Everything you have heard or read about S.J. Bolton is true. Though her previous novel, DEAD SCARED, could be considered her breakthrough work, garnering a mantle-full of awards, she has demonstrated that she is incapable of writing badly. She brings a dark literary style to the table while occasionally breaking storytelling rules in such a gentle manner that you barely notice until you’re past the point of no return and hear the sound of the structure breaking beneath you. Bolton utilizes her numerous storytelling skills once again to great effect in LOST, her sixth work overall and the third in the Lacey Flint canon, her best work to date.
"The last 40 pages or so may well be some of the most suspenseful passages you will read this year, a perfect ending to the relentless build-up that precedes them."
LOST opens a somewhat short time after the events in DEAD SCARED, with Lacey, a London detective constable, on extended medical leave. Lacey, who was somewhat damaged goods to begin with, is in counseling but losing her tenuous grip on the here and now by degrees. Her squad, meanwhile, is dealing with a series of abductions and murders of pre-adolescent boys around London. Barney Roberts, a 10-year-old boy living next door to Lacey, has become secretly obsessed with the case, charting the particulars of the victims, their disappearances, and the subsequent tragic discoveries of their bodies, putting into play his uncanny powers of deduction and observation that are sharpened and honed to a degree far beyond what one might expect for a person his age.
Barney and Lacey, already in geographical proximity to one another, gravitate toward each other in the manner in which lost or damaged souls often do. So it is that when Barney, in the course of doing some investigative work with a group of his friends, finds the body of another missing boy, he anonymously texts the information to Lacey. Lacey provides the information to her squad-mates but keeps Barney out of it, an omission that causes her no end of difficulty and even casts the shadow of suspicion upon her to some degree.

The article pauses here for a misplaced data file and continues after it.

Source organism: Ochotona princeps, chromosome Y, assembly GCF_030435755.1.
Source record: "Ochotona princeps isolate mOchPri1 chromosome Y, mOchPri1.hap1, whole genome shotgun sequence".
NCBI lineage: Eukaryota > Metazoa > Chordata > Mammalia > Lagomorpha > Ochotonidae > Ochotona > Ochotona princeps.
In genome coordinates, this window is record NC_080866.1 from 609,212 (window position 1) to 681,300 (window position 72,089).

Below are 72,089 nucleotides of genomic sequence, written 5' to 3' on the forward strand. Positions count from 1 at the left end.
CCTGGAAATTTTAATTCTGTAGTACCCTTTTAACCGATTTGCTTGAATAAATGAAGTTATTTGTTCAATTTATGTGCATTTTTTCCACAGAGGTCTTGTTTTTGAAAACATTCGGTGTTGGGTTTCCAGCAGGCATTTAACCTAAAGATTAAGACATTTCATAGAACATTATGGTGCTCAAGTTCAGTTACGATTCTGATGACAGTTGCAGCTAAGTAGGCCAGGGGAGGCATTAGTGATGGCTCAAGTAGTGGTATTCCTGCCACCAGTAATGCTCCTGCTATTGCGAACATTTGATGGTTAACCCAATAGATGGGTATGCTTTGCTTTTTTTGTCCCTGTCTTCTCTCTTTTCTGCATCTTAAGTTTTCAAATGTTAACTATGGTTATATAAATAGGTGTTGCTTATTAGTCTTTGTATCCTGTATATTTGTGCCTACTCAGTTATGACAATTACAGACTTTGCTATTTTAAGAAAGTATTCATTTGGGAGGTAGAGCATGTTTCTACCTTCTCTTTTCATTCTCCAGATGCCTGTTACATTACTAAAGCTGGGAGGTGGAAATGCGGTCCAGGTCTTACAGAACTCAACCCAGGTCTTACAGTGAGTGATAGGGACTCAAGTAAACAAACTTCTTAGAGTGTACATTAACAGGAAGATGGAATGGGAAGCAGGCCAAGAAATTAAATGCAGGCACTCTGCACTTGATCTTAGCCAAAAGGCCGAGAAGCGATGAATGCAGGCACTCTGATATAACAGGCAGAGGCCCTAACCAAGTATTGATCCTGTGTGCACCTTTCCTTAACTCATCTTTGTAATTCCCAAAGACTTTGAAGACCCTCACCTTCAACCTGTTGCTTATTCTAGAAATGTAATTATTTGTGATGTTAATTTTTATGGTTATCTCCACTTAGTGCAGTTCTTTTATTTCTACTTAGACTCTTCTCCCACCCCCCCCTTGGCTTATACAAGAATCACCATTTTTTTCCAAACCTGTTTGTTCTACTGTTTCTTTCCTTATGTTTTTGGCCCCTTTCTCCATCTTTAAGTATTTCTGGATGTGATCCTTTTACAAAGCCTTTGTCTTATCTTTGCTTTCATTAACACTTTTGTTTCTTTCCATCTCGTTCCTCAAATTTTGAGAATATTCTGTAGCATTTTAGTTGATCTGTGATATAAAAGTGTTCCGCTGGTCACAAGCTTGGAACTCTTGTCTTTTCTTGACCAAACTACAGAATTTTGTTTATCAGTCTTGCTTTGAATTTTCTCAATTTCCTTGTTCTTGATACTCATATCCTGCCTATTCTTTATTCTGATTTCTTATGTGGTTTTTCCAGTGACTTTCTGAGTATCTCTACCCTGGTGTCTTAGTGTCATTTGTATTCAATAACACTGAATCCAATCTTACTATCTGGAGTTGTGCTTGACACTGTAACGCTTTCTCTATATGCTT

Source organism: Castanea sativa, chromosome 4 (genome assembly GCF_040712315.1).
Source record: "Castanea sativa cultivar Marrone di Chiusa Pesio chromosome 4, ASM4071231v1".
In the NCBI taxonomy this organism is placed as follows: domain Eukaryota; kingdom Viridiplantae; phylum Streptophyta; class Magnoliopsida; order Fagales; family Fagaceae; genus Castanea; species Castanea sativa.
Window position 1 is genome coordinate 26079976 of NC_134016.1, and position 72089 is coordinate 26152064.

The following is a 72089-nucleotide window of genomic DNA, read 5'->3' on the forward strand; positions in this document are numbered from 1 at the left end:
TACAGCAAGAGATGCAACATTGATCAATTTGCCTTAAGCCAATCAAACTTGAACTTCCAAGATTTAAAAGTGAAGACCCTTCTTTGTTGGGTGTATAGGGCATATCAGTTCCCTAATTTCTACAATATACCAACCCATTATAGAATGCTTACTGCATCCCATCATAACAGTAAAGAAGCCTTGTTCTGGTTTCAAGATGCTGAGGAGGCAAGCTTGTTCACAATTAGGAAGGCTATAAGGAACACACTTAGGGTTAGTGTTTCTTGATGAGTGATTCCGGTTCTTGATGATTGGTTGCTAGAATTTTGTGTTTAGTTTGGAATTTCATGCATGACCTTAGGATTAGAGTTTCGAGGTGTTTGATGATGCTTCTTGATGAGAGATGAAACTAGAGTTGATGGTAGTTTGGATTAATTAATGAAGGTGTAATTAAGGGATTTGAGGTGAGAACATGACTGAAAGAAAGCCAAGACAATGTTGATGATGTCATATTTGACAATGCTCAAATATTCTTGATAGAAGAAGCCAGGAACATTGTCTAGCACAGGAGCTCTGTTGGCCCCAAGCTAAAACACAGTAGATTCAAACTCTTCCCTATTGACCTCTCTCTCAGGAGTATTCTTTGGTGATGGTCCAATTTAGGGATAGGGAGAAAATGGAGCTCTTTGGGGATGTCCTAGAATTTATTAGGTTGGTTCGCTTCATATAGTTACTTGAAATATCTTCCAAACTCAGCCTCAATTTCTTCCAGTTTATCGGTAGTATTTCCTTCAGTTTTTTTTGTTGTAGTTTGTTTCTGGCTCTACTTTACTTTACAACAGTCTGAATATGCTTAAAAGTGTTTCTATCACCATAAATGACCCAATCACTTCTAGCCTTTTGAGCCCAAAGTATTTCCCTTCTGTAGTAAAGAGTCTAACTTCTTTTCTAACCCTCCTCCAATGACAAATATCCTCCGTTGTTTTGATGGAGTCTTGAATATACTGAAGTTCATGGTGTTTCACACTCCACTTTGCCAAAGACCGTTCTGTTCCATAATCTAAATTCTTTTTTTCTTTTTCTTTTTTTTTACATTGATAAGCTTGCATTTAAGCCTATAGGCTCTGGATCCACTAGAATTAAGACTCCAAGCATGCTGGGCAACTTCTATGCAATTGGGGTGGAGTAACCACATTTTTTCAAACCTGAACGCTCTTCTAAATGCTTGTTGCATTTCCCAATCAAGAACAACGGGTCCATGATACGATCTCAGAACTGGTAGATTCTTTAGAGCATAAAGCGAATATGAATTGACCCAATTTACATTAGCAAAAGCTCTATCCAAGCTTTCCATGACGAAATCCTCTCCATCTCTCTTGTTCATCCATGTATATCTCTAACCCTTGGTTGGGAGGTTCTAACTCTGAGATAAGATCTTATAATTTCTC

As the story unfolds, a literal cavalcade of suspects is presented, any one of whom --- from Barney’s boring but mysterious father to a teacher at Barney’s school and, indeed, Barney himself, with a number of individuals in between --- could be the culprit who is kidnapping young boys, seemingly at will, and leaving them to be found days later. Lacey is drawn into the investigation unofficially, partially due to her concern for Barney and otherwise because it’s what she does. She is nowhere near ready to come back to work, though, and as events demonstrate, her perceptions, however well intended they may be in their execution, are badly warped. As she races to save one life, her conclusions, if incorrect, may result not only in the death of another abduction victim but also her own as well.
Lacey Flint is a painfully believable character who remains sympathetic, admirable and heroic in the truest sense of the word. It is difficult to say if she will be able to recover completely from the damage done to her, yet she perseveres. Bolton’s portrayal of Lacey gives the reader an unflinching view of a tragically flawed soul, one that is stark and real to the extreme. At the same time, the author never sacrifices story or style. The last 40 pages or so may well be some of the most suspenseful passages you will read this year, a perfect ending to the relentless build-up that precedes them. Bolton, who from her first book has been meeting and exceeding her own promise, never lets her reader down, and with LOST continues her upward trajectory.
Reviewed by Joe Hartlaub on June 7, 2013